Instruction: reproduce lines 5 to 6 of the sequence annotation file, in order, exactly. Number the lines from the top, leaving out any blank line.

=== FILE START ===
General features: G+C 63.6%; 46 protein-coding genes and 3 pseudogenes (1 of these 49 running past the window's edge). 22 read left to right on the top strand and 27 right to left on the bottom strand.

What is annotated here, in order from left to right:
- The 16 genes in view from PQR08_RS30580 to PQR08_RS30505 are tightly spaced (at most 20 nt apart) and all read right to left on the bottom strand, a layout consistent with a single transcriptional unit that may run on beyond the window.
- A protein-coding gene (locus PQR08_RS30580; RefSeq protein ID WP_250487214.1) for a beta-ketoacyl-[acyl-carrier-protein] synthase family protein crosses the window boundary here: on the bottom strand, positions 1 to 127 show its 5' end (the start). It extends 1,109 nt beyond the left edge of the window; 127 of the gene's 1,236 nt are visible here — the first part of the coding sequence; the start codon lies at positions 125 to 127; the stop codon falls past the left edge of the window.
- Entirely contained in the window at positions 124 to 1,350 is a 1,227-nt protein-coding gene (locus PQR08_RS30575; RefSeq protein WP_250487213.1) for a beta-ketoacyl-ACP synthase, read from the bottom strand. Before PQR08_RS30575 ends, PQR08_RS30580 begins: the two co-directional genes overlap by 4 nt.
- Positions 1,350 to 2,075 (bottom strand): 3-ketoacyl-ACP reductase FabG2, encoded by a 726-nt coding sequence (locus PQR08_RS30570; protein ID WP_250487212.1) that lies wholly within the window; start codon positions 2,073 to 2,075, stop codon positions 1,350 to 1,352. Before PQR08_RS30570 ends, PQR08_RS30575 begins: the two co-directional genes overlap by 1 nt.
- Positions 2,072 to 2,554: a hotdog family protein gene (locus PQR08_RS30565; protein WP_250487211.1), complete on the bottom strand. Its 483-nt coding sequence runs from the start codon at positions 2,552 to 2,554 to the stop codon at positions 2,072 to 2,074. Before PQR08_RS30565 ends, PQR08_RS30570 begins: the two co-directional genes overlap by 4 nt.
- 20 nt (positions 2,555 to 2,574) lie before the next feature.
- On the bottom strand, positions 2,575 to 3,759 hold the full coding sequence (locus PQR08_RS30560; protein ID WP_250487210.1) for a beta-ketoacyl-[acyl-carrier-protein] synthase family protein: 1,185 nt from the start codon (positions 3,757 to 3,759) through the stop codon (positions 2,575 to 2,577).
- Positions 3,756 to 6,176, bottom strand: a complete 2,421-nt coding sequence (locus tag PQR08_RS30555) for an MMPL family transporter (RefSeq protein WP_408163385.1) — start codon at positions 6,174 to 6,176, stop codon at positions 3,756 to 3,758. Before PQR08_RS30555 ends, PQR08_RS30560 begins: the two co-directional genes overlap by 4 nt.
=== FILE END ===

- Entirely contained in the window at positions 124 to 1,350 is a 1,227-nt protein-coding gene (locus PQR08_RS30575; RefSeq protein WP_250487213.1) for a beta-ketoacyl-ACP synthase, read from the bottom strand. Before PQR08_RS30575 ends, PQR08_RS30580 begins: the two co-directional genes overlap by 4 nt.
- Positions 1,350 to 2,075 (bottom strand): 3-ketoacyl-ACP reductase FabG2, encoded by a 726-nt coding sequence (locus PQR08_RS30570; protein ID WP_250487212.1) that lies wholly within the window; start codon positions 2,073 to 2,075, stop codon positions 1,350 to 1,352. Before PQR08_RS30570 ends, PQR08_RS30575 begins: the two co-directional genes overlap by 1 nt.